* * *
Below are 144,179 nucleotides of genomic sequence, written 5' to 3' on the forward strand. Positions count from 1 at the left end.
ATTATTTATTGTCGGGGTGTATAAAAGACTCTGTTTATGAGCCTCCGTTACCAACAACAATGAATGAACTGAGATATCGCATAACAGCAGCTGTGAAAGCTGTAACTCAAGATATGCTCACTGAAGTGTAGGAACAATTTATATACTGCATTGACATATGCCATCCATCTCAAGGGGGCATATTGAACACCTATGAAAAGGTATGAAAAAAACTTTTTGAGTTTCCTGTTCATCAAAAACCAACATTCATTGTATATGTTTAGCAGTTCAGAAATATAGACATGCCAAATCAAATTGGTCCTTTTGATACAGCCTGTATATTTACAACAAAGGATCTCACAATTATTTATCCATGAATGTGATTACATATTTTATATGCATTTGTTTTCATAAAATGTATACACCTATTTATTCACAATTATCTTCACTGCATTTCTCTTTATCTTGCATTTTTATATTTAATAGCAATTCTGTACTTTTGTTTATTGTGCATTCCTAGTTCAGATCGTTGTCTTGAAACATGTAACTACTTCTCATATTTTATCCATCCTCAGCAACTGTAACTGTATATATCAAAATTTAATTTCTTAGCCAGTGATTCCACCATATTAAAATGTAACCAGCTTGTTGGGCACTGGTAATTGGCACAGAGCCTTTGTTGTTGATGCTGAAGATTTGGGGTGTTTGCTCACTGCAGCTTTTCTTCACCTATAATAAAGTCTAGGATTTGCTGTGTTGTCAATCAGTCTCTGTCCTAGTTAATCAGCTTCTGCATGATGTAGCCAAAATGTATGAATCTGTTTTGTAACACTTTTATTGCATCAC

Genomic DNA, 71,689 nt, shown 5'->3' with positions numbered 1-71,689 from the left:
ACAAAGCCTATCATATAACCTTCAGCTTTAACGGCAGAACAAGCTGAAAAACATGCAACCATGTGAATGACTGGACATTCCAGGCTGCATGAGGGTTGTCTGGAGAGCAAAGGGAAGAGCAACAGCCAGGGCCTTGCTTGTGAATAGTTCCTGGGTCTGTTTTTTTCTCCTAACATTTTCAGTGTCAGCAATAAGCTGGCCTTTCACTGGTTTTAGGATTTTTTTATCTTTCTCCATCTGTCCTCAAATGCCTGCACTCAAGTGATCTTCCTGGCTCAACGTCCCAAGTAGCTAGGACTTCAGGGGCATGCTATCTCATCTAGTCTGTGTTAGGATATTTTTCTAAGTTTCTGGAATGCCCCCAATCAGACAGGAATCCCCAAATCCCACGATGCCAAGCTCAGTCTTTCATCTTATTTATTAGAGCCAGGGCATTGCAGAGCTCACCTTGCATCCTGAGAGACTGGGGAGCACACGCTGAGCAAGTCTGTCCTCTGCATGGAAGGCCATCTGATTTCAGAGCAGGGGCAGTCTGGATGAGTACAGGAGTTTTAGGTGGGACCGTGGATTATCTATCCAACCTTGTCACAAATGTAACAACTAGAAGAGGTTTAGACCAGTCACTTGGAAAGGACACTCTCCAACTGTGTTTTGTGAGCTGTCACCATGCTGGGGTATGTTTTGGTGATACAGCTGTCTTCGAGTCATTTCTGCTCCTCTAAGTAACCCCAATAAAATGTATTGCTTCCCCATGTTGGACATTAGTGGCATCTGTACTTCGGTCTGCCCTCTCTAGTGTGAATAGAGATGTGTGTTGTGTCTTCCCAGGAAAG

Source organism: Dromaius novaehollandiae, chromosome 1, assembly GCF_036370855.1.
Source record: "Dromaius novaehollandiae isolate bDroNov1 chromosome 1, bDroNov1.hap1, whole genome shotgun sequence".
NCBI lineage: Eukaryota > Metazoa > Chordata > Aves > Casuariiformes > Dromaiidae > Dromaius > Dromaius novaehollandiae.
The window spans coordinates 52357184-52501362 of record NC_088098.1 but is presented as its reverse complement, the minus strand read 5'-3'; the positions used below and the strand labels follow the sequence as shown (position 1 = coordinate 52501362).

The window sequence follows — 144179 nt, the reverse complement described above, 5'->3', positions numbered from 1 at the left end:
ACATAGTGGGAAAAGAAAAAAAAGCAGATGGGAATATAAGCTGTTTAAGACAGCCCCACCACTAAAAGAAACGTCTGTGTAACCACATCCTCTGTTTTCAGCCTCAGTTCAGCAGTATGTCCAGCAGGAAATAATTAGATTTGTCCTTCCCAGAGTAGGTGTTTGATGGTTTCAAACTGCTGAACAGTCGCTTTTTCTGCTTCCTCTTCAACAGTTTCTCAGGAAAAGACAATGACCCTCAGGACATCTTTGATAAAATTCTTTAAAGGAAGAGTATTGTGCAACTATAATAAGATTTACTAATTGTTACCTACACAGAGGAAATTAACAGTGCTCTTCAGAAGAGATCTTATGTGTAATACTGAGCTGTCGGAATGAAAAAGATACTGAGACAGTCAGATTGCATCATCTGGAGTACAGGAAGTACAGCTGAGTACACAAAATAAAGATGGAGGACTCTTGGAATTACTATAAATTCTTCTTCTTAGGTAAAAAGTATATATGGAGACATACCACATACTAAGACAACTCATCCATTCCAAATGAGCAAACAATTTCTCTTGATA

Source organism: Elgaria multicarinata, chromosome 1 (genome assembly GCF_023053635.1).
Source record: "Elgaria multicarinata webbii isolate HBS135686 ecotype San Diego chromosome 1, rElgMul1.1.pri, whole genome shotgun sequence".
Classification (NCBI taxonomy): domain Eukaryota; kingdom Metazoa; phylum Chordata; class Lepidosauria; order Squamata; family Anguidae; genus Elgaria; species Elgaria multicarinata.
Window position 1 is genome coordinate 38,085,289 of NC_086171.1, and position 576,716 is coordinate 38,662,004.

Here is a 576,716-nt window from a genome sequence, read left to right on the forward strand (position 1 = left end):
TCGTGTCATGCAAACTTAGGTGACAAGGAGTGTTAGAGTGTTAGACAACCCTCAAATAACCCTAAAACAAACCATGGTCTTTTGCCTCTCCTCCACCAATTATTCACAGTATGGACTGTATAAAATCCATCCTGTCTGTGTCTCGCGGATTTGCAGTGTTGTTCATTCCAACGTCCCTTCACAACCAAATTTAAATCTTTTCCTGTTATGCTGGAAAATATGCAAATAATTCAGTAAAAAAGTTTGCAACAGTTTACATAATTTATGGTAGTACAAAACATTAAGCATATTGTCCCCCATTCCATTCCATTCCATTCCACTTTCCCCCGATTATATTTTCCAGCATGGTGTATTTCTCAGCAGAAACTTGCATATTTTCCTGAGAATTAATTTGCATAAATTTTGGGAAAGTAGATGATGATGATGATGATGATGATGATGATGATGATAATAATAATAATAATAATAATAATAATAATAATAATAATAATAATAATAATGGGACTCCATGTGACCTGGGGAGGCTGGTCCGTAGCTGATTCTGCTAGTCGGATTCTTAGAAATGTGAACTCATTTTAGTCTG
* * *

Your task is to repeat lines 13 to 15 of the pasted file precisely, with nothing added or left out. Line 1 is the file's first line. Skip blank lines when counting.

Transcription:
Classification (NCBI taxonomy): domain Eukaryota; kingdom Metazoa; phylum Chordata; class Lepidosauria; order Squamata; family Anguidae; genus Elgaria; species Elgaria multicarinata.
Window position 1 is genome coordinate 38,085,289 of NC_086171.1, and position 576,716 is coordinate 38,662,004.

Here is a 576,716-nt window from a genome sequence, read left to right on the forward strand (position 1 = left end):